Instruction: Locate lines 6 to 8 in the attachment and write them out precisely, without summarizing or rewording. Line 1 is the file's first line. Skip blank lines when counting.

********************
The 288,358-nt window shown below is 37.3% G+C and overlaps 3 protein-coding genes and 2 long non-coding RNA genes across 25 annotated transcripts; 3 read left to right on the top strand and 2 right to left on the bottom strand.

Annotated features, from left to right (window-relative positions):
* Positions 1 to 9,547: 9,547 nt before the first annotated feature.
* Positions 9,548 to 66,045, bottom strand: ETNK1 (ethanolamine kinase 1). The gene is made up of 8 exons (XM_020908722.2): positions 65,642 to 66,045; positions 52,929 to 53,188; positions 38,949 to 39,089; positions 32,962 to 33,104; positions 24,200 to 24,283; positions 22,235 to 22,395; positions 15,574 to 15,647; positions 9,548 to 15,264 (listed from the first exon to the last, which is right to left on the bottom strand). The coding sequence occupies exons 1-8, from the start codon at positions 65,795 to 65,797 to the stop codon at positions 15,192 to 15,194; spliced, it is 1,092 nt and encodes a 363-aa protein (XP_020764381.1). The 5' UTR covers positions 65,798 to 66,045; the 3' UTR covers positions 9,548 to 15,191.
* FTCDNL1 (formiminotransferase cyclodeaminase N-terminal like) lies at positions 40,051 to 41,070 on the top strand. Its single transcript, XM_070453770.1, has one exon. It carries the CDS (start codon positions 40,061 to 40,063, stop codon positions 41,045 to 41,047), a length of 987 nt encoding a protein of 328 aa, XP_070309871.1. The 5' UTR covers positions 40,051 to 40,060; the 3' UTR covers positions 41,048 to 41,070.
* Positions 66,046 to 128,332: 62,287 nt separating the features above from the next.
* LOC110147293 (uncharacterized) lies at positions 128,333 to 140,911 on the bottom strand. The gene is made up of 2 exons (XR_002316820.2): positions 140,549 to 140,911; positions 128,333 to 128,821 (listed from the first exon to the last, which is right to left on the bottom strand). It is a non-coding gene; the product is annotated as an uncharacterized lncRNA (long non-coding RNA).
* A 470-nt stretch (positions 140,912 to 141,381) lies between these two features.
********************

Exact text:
* Positions 66,046 to 128,332: 62,287 nt separating the features above from the next.
* LOC110147293 (uncharacterized) lies at positions 128,333 to 140,911 on the bottom strand. The gene is made up of 2 exons (XR_002316820.2): positions 140,549 to 140,911; positions 128,333 to 128,821 (listed from the first exon to the last, which is right to left on the bottom strand). It is a non-coding gene; the product is annotated as an uncharacterized lncRNA (long non-coding RNA).
* A 470-nt stretch (positions 140,912 to 141,381) lies between these two features.